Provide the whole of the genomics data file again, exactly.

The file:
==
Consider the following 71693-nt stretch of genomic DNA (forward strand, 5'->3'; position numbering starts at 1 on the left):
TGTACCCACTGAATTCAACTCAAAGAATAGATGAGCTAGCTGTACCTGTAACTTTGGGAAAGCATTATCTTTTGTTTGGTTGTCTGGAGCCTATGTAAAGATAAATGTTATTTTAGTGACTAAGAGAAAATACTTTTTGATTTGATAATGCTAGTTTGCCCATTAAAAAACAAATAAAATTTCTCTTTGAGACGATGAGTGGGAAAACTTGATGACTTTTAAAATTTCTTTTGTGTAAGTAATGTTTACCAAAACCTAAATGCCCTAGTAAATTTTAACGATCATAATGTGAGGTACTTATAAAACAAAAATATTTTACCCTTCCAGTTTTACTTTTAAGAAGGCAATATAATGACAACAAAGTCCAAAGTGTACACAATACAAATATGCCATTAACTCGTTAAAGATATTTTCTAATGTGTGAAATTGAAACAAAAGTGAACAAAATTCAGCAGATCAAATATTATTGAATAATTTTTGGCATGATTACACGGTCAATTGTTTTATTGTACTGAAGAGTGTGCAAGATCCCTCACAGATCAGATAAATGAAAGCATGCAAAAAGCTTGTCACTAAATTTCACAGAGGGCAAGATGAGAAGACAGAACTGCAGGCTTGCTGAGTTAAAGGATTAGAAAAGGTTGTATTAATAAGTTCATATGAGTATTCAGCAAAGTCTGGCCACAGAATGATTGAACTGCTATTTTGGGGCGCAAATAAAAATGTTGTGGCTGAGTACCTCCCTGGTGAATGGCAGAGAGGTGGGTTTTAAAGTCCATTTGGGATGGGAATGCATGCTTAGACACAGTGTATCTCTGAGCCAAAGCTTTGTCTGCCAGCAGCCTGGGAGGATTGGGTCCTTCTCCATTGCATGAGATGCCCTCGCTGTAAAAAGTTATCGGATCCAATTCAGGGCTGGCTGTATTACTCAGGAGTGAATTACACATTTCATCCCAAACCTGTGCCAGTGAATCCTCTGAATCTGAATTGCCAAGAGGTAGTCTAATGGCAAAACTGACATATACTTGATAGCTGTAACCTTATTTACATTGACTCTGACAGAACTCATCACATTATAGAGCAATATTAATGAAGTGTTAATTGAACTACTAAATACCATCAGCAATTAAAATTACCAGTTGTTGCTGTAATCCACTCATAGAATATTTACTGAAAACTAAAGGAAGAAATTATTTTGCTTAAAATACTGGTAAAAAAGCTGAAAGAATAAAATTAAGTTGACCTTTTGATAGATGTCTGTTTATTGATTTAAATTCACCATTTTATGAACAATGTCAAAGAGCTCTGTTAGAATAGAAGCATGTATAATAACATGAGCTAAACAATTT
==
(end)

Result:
Consider the following 71693-nt stretch of genomic DNA (forward strand, 5'->3'; position numbering starts at 1 on the left):
TGTACCCACTGAATTCAACTCAAAGAATAGATGAGCTAGCTGTACCTGTAACTTTGGGAAAGCATTATCTTTTGTTTGGTTGTCTGGAGCCTATGTAAAGATAAATGTTATTTTAGTGACTAAGAGAAAATACTTTTTGATTTGATAATGCTAGTTTGCCCATTAAAAAACAAATAAAATTTCTCTTTGAGACGATGAGTGGGAAAACTTGATGACTTTTAAAATTTCTTTTGTGTAAGTAATGTTTACCAAAACCTAAATGCCCTAGTAAATTTTAACGATCATAATGTGAGGTACTTATAAAACAAAAATATTTTACCCTTCCAGTTTTACTTTTAAGAAGGCAATATAATGACAACAAAGTCCAAAGTGTACACAATACAAATATGCCATTAACTCGTTAAAGATATTTTCTAATGTGTGAAATTGAAACAAAAGTGAACAAAATTCAGCAGATCAAATATTATTGAATAATTTTTGGCATGATTACACGGTCAATTGTTTTATTGTACTGAAGAGTGTGCAAGATCCCTCACAGATCAGATAAATGAAAGCATGCAAAAAGCTTGTCACTAAATTTCACAGAGGGCAAGATGAGAAGACAGAACTGCAGGCTTGCTGAGTTAAAGGATTAGAAAAGGTTGTATTAATAAGTTCATATGAGTATTCAGCAAAGTCTGGCCACAGAATGATTGAACTGCTATTTTGGGGCGCAAATAAAAATGTTGTGGCTGAGTACCTCCCTGGTGAATGGCAGAGAGGTGGGTTTTAAAGTCCATTTGGGATGGGAATGCATGCTTAGACACAGTGTATCTCTGAGCCAAAGCTTTGTCTGCCAGCAGCCTGGGAGGATTGGGTCCTTCTCCATTGCATGAGATGCCCTCGCTGTAAAAAGTTATCGGATCCAATTCAGGGCTGGCTGTATTACTCAGGAGTGAATTACACATTTCATCCCAAACCTGTGCCAGTGAATCCTCTGAATCTGAATTGCCAAGAGGTAGTCTAATGGCAAAACTGACATATACTTGATAGCTGTAACCTTATTTACATTGACTCTGACAGAACTCATCACATTATAGAGCAATATTAATGAAGTGTTAATTGAACTACTAAATACCATCAGCAATTAAAATTACCAGTTGTTGCTGTAATCCACTCATAGAATATTTACTGAAAACTAAAGGAAGAAATTATTTTGCTTAAAATACTGGTAAAAAAGCTGAAAGAATAAAATTAAGTTGACCTTTTGATAGATGTCTGTTTATTGATTTAAATTCACCATTTTATGAACAATGTCAAAGAGCTCTGTTAGAATAGAAGCATGTATAATAACATGAGCTAAACAATTT